When Dr. Sumedha Khanna, an OB GYN physician, was still practicing medicine, she valued having a conversation with her patients and getting to know them. When she retired, she was lucky enough to find a physician who would do the same for her. Her physician’s considerate care eventually influenced her approach to daily living and also affected her consulting work with senior women at her women’s health center, Healing Well, and with her senior women’s group, “Sisters of the Third Journey.”
Her physician was Dr. Ellen Barnett, founder of Imagine YOU, a healthcare approach that places focus on patients and their goals. Khanna said, “Even though I’m not a practicing physician anymore, I’m always interested in physicians who talk to their patients before checking vital signs….. I was very moved that somebody [Dr. Barnett] was interested in how a person feels and what matters to them rather than imposing a number of tests before talking to them.”
Khanna’s positive experiences with Barnett and Imagine YOU piqued her interest. Imagine YOU resembled the patient-centered care (PCC) she had practiced during her medical career, but it’s focused and involved process was intriguing.
Although PCC and the more traditional care approach both value the patient and their health, PCC differs in emphasizing open patient-physician communication. Health discussions are not limited to a diagnosis and treatment. Instead, they are more personal, in which a patient’s lifestyle, preferences, and goals are discussed. This way, patients can take a more active role in their health care, in collaboration with a health professional.
Imagine YOU expands on this idea of PCC by focusing on the whole person and on what drives them to take action to improve their circumstances. Instead of being told what’s best for their health, people pinpoint what they think is best for their well being and use this as motivation to take small steps to improve their health. For example, instead of simply being told to be more physically active, a person imagines enjoying hikes with a friend. This person can then take comfortable steps toward that goal, perhaps by enjoying short walks after work a few days a week. S/he can gradually work up to longer walks in various terrains. Imagine YOU offers participants a practice they can commit to.
Imagine YOU helps provides a fresh, healthy outlook on any situation. Khanna said, “I use this method for myself, and it works. Changes happen in people’s lives, and we have to think of what’s important to us and how to achieve it, so we can get through this change.”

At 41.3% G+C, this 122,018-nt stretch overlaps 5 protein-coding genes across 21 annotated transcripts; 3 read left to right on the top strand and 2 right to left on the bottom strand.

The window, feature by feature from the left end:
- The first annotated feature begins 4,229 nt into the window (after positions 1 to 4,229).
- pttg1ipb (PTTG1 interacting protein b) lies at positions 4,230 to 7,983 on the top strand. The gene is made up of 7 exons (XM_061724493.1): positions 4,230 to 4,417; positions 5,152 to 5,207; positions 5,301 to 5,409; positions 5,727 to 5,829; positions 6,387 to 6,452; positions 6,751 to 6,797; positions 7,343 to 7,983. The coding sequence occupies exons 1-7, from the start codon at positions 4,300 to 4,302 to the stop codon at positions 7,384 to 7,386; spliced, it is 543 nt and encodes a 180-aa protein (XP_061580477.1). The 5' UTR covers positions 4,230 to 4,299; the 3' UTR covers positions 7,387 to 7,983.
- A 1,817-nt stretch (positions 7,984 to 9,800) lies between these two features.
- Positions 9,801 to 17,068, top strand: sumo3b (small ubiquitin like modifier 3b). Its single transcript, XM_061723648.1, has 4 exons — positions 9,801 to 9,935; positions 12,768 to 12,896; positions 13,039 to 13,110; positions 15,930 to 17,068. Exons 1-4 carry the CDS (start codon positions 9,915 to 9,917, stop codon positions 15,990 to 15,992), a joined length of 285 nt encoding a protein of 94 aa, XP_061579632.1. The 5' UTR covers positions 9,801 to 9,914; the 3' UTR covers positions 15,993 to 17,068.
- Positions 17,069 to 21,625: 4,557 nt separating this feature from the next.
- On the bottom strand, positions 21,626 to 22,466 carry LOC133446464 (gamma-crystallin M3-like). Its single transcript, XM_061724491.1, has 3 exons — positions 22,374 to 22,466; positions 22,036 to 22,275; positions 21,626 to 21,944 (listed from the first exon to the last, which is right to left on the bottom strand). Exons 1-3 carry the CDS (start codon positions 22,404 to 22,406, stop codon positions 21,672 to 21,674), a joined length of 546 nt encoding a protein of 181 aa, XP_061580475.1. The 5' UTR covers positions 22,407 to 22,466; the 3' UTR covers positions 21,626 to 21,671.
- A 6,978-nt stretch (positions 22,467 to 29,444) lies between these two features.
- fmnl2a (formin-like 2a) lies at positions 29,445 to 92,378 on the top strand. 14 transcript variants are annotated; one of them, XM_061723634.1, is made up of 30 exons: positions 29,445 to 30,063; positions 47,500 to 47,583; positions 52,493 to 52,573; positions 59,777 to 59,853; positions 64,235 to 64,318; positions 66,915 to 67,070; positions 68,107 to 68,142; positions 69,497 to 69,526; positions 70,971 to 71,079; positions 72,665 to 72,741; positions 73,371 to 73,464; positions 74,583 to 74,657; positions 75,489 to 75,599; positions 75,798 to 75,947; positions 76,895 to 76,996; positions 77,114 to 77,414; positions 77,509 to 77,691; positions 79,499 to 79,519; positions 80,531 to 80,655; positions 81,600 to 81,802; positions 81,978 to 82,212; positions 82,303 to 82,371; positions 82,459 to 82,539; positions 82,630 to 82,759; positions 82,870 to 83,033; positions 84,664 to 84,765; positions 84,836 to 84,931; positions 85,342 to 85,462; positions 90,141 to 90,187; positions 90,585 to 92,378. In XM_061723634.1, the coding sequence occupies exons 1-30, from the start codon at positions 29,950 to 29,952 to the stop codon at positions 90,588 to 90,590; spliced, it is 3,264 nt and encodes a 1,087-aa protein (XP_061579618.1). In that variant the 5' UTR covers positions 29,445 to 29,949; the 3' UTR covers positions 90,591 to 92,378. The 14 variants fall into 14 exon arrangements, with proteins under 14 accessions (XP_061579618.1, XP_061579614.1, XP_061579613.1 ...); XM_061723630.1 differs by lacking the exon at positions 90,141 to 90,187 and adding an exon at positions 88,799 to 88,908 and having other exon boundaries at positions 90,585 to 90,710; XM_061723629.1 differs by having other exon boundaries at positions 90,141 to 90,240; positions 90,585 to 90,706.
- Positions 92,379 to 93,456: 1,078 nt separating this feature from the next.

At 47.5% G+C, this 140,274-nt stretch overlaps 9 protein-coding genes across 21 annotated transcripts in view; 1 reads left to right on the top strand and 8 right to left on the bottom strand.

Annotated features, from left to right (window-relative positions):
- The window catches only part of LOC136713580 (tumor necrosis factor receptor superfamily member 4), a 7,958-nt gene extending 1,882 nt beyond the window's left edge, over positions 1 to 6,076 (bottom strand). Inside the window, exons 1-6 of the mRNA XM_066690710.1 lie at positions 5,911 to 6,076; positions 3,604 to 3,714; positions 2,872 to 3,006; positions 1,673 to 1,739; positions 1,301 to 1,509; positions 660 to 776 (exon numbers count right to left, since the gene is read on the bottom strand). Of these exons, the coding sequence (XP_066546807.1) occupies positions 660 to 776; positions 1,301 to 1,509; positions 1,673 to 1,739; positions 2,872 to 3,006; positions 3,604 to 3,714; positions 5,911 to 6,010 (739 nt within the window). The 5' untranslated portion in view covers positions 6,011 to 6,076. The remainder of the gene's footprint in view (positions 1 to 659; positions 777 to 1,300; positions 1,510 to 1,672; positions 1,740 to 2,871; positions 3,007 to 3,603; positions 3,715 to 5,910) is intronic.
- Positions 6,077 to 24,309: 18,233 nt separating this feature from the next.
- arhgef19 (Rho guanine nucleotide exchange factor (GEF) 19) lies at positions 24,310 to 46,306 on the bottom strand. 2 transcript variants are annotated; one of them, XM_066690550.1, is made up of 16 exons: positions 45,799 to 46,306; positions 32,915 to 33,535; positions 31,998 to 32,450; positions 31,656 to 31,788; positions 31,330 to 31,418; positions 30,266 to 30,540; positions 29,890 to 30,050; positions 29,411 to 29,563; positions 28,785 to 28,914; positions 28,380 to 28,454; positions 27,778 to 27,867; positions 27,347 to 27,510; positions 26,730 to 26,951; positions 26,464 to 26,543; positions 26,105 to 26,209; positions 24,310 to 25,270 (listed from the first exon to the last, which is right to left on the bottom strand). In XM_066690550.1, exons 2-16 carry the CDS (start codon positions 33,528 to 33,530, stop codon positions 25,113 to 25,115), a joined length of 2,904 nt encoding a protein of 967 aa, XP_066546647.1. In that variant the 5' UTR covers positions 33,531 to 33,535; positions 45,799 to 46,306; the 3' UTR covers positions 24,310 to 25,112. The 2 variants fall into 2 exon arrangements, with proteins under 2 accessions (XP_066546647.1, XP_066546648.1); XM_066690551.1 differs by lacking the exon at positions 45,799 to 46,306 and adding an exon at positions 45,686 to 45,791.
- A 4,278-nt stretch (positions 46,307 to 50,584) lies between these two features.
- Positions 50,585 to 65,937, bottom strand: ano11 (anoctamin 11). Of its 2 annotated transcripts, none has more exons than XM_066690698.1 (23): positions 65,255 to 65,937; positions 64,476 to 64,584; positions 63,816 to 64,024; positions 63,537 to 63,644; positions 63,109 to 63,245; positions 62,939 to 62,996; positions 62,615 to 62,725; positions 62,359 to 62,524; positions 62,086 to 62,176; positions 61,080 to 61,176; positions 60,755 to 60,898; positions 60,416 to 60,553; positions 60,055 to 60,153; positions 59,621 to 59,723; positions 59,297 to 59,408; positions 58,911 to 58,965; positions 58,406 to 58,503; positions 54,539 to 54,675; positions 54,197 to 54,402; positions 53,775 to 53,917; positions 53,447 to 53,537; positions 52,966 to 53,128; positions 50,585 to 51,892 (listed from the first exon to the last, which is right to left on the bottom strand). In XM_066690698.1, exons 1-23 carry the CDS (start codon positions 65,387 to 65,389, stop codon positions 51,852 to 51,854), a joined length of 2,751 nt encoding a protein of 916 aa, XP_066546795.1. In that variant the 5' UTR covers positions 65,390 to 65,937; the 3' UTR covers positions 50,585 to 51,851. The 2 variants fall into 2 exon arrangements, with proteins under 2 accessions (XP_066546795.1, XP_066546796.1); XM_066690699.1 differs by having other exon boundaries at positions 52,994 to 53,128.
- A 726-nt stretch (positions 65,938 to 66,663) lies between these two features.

There isn’t a foolproof approach to making big changes, like deciding where to live, but Khanna describes how Imagine YOU helped guide her with where to begin. She said, “I had to imagine what kind of place I wanted to live in, and what kind of a house…I created a visual for myself about what I see in this place, and that gave me the idea of moving to where I am now.”
Today, Khanna lives in Santa Rosa, California, and keeps herself busy. One of her projects, “Sisters of the Third Journey,” is a group made up of women 60 years and older. They meet regularly to find ways to take care of their health and be empowered to remain driven, happy, and active as they grow older.
“I used Imagine You in a couple of our group meetings. I think it’s a good way to help women as they face challenges. For example, something common is that someone’s husband gets weak so the wife gets concerned about him, and about losing him. Imagine YOU would be a good way for the wives to focus on themselves and figure out what’s important to them, so they can move forward.”
Moving forward could be as simple as making it through the stress of the day. A woman caring for her sick husband is bound to face difficult and stressful situations, but even in the midst of that, Imagine YOU could help her feel better and more positive. It could make this challenge somewhat bearable because it provides an image of hope and something to look forward to. Imagine YOU helps people realize what matters to them and imagine positive outcomes and possibilities outside their current situation. This motivates them to work towards those possibilities.
As a financial supporter of IMCF projects, Khanna learned the Imagine YOU methodology by observing training sessions and workshops. She said, “It seems to work well under group settings. But I’d like to try to use Imagine You in a one on one setting when interacting with seniors, in a new group I’m starting called “Aging Well.” It would allow more focus on each person.”
She adds, “I’m interested in how this method translates to people of different cultures and languages.” Khanna is originally from India, and one of her second languages is Spanish. During her time with the World Health Organization, she’s done public health work in over 60 countries. This background, no doubt, provided insight on the complexities of cultural differences and communication.
“English is a very precise language. Other languages like Spanish or Hindi are not.” Laughing, she adds, “You can’t just ask questions like ‘what matters to you,’ or ‘how do you imagine yourself,’ and expect understanding. It requires deeper explanation and establishing a comfortable baseline in working with a person from different background. Imagine YOU seems to be working well with Spanish communities, in that sense. I’d like to figure out how to apply this method with other cultures, languages and places, like India.” Though she hasn’t achieved that particular goal yet, she may get closer once she begins applying Imagine YOU to her one on one consulting work.
During her career as a physician, Khanna worked with people from a variety of background and demographics. Now retired, she is constantly looking for new ways to work with people, like senior women, to help them live purposefully. Imagine YOU is one such method.